The thin film magnetic head relating to one embodiment of the present invention includes: an MR-stack that has a first magnetic layer whose magnetization direction is changed according to an external magnetic field, a nonmagnetic middle layer and a second magnetic layer whose magnetization direction is changed according to an external magnetic field, and where the first magnetic layer, the nonmagnetic middle layer and the second magnetic layer are disposed in a manner of facing each other in respective order, first and second shield layers that are disposed in a manner of sandwiching the MR-stack in the film surface orthogonal direction of the MR-stack facing the first magnetic layer and the second magnetic layer, respectively, and that also serve as an electrode applying a sense current to the film surface orthogonal direction of the MR-stack; and a bias magnetic field application means that is disposed on an opposite surface of an air bearing surface (ABS) of the MR-stack, and that applies a bias magnetic field in a direction orthogonal to the ABS to the MR-stack. The first shield layer has a first exchange coupling magnetic field application layer (hereinafter, first ECMF application) that is disposed in a manner of facing the first magnetic layer, and that transmits an exchange coupling magnetic field in parallel with the ABS to the first magnetic layer, and that includes an amorphous layer, and a first antiferromagnetic layer that is disposed on the rear surface of the first ECMF application layer viewed from the first magnetic layer, and that is exchange-coupled with the first ECMF application layer. The second shield layer has a second exchange coupling magnetic field application layer that is disposed in a manner of facing the second magnetic layer, and that transmits an exchange coupling magnetic field in parallel with the ABS to the second magnetic layer, and a second antiferromagnetic layer that is disposed on the rear surface of the second exchange coupling magnetic field application layer viewed from the second magnetic layer, and that is exchange-coupled with the second exchange coupling magnetic field application layer. The first magnetic layer and the second magnetic layer are magnetized so as to have the the magnetization direction being antiparallel to each other in the state where no external magnetic field is applied.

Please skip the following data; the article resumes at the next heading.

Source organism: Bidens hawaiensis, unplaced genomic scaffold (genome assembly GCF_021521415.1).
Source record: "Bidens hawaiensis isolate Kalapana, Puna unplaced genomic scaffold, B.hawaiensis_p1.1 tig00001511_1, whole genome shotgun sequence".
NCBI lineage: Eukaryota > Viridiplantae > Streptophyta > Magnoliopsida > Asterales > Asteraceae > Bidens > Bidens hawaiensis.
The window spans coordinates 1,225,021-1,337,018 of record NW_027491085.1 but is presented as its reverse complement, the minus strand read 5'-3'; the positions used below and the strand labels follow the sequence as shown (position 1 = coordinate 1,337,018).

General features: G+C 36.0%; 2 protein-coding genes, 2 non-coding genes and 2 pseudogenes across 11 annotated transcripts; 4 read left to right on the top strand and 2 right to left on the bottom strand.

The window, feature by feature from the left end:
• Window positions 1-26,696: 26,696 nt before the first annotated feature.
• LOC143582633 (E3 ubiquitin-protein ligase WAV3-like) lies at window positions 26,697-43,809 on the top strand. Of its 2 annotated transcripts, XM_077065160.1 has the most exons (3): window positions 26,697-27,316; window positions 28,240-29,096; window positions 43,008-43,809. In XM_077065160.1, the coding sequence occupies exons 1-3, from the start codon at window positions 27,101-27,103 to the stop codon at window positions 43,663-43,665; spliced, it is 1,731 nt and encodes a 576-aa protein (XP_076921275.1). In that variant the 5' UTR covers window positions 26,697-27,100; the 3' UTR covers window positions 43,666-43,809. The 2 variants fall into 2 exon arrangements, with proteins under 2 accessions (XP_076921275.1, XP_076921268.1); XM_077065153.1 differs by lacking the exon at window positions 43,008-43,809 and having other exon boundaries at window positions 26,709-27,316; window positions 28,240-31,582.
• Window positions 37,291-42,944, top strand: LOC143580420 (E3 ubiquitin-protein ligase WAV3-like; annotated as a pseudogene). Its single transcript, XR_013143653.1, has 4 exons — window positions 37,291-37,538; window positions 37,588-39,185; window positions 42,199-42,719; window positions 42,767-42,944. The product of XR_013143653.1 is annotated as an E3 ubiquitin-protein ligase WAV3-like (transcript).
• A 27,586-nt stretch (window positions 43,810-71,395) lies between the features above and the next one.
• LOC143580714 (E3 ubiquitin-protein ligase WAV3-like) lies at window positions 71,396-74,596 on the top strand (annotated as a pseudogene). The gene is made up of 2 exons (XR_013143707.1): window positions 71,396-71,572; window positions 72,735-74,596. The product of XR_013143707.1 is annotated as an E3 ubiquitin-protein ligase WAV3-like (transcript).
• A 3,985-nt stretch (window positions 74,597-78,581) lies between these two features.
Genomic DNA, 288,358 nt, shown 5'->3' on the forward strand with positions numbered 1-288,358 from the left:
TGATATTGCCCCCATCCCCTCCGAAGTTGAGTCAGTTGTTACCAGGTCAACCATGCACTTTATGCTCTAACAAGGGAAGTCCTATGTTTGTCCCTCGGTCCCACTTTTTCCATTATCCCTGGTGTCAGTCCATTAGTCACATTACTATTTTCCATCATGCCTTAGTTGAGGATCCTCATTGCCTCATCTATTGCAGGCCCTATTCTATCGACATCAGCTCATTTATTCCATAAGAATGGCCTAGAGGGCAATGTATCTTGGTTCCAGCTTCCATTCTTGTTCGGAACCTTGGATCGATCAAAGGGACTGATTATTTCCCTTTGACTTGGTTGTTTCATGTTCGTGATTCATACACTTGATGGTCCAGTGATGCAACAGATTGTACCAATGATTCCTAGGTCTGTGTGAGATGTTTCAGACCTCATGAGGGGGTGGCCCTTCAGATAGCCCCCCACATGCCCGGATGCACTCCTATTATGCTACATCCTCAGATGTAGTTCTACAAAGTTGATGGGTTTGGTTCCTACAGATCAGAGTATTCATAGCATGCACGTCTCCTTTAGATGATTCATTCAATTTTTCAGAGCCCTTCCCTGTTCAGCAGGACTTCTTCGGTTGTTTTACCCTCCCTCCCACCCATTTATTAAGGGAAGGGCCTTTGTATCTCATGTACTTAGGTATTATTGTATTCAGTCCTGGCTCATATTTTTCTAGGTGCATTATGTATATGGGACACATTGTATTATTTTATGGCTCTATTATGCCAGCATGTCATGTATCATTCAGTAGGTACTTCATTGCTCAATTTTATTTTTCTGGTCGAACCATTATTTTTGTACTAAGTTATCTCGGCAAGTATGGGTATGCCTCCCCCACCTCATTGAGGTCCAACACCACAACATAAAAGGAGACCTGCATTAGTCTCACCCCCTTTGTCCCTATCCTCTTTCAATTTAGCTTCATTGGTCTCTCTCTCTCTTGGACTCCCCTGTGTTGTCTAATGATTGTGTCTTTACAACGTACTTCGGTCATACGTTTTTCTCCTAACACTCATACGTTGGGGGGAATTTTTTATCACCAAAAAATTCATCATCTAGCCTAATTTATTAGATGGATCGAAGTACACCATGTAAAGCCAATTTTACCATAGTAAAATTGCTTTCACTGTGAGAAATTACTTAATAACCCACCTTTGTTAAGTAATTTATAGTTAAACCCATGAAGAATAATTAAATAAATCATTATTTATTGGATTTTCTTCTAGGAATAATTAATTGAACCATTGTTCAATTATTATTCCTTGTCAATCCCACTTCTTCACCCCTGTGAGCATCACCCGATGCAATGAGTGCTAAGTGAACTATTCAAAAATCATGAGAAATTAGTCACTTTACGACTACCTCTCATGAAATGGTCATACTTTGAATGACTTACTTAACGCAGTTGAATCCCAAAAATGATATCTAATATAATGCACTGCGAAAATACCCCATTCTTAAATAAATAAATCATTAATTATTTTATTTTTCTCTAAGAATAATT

In the thin film magnetic head configured as mentioned above, the exchange coupling magnetic fields from the first and second exchange coupling magnetic field application layers whose magnetization directions are strongly fixed due to the exchange coupling with the first and second antiferromagnetic layers is transmitted to the first and second magnetic layers, respectively. The exchange coupling magnetic field from the first ECMF application layer and the exchange coupling magnetic field from the second exchange coupling magnetic field application layer can be made antiparallel to each other, and the first and second magnetic layers are magnetized to be antiparallel to each other in the magnetic field-free state. However, in actuality, since a bias magnetic field in the direction orthogonal to the ABS is received from the bias magnetic field application means, the first and second magnetic layers are magnetized to the intermediate state between antiparallel and parallel. When the external magnetic field from the recording medium is applied having this state as an initial magnetized state, because the relative angle formed with the magnetization directions of the first and second magnetic layers is changed according to the magnitude and direction of the external magnetic field, it becomes possible to detect the external magnetic field utilizing the magnetoresistant effect.